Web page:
He noted that on the contrary, amending the economic provision of the charter “would create more serious and disturbing problems and consequences.”
Former Commission on Elections chairman Christian Monsod, also one of the framers of the 1987 Constitution, echoed the same sentiments, stressing that the passage of RBH 6 would pave the way for the abuse by corrupt officials.

Meanwhile, retired Supreme Court Justice Adolfo Azcuna said he is in favor of removing all restrictive economic provisions of the 1987 Constitution, stressing that restrictions and economic policies should not be in the Constitution.

Azcuna, also one of the framers, suggested that the two chambers reconcile to discuss how to proceed with the RHB 6.

“The ideal way is to have resolutions of both Houses worded the same way that’s why it’s called resolution of both Houses. It should not differ and it should be approved the same way with the same wording. That’s why a joint hearing is not necessary but you should caucus together,” he said

Alvarez, who backed Duterte, claimed that their secession strategy would not result in violence.

“What about secession if it’s not bloody? Let us take the case of Singapore, when Lee Kuan Yew and the other leaders in Singapore decided to secede from Malaysia in 1963-1964-1965 without any bloodshed,” he said.

Alvarez said “had Lee Kuan Yew and the other leaders not mustered enough courage to separate from Malaysia, maybe until now, Singapore would still be a part of a third-world country.”

Earlier, the Department of the Interior and Local Government (DILG) led by Secretary Benjamin Benhur Abalos Jr.  warned against secessionist moves, saying these would “disrupt decades of painstaking effort to build a stronger union among all our peoples and ethnicities.”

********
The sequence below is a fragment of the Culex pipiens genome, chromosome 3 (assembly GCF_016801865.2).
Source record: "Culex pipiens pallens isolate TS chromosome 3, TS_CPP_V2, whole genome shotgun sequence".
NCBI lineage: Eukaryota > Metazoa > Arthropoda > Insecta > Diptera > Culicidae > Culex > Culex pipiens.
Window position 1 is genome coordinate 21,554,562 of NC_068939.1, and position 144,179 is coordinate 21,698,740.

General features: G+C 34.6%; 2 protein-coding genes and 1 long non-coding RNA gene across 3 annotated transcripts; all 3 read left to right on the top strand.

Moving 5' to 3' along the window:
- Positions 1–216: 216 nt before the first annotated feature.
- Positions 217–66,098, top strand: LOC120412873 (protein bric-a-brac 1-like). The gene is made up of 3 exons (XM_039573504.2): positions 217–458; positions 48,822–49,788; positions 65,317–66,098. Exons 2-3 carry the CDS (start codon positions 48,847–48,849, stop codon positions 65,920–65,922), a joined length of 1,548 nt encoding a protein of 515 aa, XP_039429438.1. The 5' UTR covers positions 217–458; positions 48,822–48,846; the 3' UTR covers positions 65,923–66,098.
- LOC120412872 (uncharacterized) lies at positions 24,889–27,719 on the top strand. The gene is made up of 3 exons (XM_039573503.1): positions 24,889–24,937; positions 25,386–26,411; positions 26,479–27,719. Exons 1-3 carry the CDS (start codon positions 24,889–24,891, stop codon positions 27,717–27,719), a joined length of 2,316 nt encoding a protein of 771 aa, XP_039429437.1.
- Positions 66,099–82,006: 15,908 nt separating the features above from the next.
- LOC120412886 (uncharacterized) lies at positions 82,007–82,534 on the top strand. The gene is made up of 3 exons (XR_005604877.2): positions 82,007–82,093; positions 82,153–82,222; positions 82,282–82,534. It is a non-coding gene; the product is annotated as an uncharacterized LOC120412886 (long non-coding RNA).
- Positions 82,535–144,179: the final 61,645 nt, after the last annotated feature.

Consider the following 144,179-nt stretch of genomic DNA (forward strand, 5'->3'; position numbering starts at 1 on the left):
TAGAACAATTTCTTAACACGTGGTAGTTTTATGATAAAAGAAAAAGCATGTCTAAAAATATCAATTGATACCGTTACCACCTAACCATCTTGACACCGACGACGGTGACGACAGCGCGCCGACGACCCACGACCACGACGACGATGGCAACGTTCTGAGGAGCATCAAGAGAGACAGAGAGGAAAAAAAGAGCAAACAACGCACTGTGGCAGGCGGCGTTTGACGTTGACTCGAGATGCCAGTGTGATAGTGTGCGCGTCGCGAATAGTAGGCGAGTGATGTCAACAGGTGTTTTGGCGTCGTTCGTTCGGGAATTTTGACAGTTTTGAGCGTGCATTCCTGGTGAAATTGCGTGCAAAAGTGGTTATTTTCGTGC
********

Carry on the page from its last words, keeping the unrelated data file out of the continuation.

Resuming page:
National Security Adviser Eduardo Año, for his part, said  that attempts to break up the Philippines would be met with “resolute force” from the government.
Año warned that any attempt to secede would be met with force, citing the government’s responsibility to uphold the territorial integrity of the Philippines.
“The National Government will not hesitate to use its authority and forces to quell and stop any and all attempts to dismember the Republic,” said Año,  a former Armed Forces chief of staff and interior secretary under Duterte.

Año — also a co-vice-chairperson of the controversial National Task Force to End Local Communist Armed Conflict — added that the government remained “steadfast” in securing the sovereignty and integrity of the nation’s territory.

The former Armed Forces chief stressed that talk about secession could reverse “hard-won” victories in terms of peace in the volatile Mindanao region.

Last week, Secretary Carlito Galvez Jr. of the Office of the Presidential Adviser on Peace, Reconciliation and Unity (OPAPRU) called Duterte’s push “anathema to the letter and spirit of the Constitution.”

“Let us turn away from any call or movement that aims to destabilize our beloved nation, especially to separate Mindanao from the rest of the country,” said Galvez.